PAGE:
Archaeologists have shed light on humans remains unearthed more than a year ago in the rear garden of an Edinburgh house, revealing that the bones are linked to the body snatching era made infamous by Irish killers Burke and Hare.
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Belonging to four adults and at least one child, the disarticulated remains -- about 60 bones -- feature small holes used to re-articulate the skeletons with wire. According to experts at consultants Guard Archaeology, this suggests they were used for anatomical display.
The remains date back to the early 19th century, when the Scottish capital was a world leader in the study of anatomy. At that time Edinburgh's medical schools acquired human remains from hangings of criminals, unclaimed poor or even from the illegal digging of graves.
It was at that time when demand for fresh bodies far outweighed supply when Irish immigrants William Hare (left) and William Burke (right) began their grisly trade.
The infamous duo murdered people from 1827 until 1828 to supply anatomy students with fresh cadavers. They claimed more than three times the number of victims than Jack the Ripper.
Burke and Hare delivered at least 16 bodies to Dr Robert Knox (shown here), an anatomy lecturer who was meticulously and obsessively devoted to getting the very best bodies to illustrate specific aspects of human anatomy for his students.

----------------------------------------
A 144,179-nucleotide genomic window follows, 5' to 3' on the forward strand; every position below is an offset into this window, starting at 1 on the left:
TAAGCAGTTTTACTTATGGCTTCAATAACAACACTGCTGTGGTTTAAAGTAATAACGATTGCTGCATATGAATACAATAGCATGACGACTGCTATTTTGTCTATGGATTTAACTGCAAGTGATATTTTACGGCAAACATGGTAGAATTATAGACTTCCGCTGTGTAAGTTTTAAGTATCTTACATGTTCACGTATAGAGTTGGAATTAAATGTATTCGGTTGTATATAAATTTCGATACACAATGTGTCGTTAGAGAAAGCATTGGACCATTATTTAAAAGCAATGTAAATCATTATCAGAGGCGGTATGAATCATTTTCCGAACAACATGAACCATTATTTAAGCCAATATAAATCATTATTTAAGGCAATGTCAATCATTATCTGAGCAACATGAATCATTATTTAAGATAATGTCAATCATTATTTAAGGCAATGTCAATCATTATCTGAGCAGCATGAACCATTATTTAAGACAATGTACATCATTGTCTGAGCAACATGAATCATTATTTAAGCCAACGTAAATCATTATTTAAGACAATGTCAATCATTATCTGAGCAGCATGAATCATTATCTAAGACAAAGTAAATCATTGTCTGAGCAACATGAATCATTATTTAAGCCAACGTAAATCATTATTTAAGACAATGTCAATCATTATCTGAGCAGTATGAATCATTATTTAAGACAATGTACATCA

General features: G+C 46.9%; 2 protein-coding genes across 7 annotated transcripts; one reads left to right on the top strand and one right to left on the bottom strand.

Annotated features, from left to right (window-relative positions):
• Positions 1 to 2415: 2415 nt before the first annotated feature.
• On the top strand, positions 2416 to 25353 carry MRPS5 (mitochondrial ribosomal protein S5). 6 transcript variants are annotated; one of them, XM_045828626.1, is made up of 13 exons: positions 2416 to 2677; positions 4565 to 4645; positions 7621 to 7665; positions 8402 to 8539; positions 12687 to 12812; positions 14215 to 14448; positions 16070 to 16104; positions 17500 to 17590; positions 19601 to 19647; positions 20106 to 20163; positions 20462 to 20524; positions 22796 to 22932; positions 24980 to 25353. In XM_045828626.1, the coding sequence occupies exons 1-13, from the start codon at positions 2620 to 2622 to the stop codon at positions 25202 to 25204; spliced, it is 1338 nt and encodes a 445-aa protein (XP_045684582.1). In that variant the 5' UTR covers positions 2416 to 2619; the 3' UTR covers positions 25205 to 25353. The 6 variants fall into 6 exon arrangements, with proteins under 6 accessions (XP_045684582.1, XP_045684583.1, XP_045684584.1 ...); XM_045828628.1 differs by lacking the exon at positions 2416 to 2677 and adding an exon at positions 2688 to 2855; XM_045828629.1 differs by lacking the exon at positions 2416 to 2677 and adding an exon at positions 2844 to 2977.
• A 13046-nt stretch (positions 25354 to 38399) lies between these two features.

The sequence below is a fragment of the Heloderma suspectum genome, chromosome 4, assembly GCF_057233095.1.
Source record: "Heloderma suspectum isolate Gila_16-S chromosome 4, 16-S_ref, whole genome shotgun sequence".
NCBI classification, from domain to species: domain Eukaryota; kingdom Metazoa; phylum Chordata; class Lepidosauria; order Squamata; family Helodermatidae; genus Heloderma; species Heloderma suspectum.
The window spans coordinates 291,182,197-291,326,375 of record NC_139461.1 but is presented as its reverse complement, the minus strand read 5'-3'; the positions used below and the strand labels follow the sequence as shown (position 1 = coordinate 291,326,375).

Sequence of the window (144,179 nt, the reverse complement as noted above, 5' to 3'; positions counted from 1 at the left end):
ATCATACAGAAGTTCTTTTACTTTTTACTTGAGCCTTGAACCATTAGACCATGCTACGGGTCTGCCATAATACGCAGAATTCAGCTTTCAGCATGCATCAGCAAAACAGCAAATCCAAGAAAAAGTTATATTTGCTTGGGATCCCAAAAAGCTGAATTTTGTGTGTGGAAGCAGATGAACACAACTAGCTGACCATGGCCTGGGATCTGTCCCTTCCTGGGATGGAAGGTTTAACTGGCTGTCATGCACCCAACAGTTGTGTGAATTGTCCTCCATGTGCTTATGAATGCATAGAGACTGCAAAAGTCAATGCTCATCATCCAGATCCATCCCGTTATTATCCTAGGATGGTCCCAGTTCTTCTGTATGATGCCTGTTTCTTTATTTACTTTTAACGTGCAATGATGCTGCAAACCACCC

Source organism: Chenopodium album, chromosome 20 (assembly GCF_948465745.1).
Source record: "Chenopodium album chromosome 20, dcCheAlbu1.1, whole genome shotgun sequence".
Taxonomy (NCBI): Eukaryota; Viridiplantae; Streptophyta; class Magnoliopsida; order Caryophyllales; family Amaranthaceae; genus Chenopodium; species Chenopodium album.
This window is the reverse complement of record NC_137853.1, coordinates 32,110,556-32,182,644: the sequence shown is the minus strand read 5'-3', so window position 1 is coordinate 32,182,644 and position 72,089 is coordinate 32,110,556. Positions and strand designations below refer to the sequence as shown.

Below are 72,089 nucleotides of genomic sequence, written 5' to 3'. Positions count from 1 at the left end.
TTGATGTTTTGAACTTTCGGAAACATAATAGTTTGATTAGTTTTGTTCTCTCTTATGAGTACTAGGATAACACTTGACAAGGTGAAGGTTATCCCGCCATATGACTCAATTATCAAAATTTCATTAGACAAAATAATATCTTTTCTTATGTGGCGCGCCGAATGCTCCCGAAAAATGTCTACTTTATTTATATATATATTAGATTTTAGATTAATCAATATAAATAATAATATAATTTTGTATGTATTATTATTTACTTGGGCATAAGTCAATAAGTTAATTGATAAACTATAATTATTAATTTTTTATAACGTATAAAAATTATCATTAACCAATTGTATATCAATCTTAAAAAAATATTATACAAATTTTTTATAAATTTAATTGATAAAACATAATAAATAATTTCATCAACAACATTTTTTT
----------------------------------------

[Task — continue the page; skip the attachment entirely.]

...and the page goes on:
Only the first of the bodies they sold to Knox died naturally. All the rest were murdered by suffocation (by compressing the chest and covering the nose and mouth).
Later known as "burking," the method left no suspicious homicide marks and provided the anatomy students with fresh, undamaged bodies.
Finally caught in 1828, the two men experienced different fates.
Burke was hanged in front of a crowd estimated at 30,000 people, while Hare got immunity from prosecution in return for his testimony against his accomplice. No charges were ever brought against Knox.
Ironically, Burke's remains were handed over to the medical school where he sold his victims. There, he was publicly dissected and anatomized in the name of science. Burke's skeleton is displayed in the Anatomy Museum of the Edinburgh Medical School "in order that posterity may keep in remembrance of his atrocious crimes."
Following the dissection, Burke's skin was made into various items, such as this pocket book, and offered for sale on the streets of Edinburgh.
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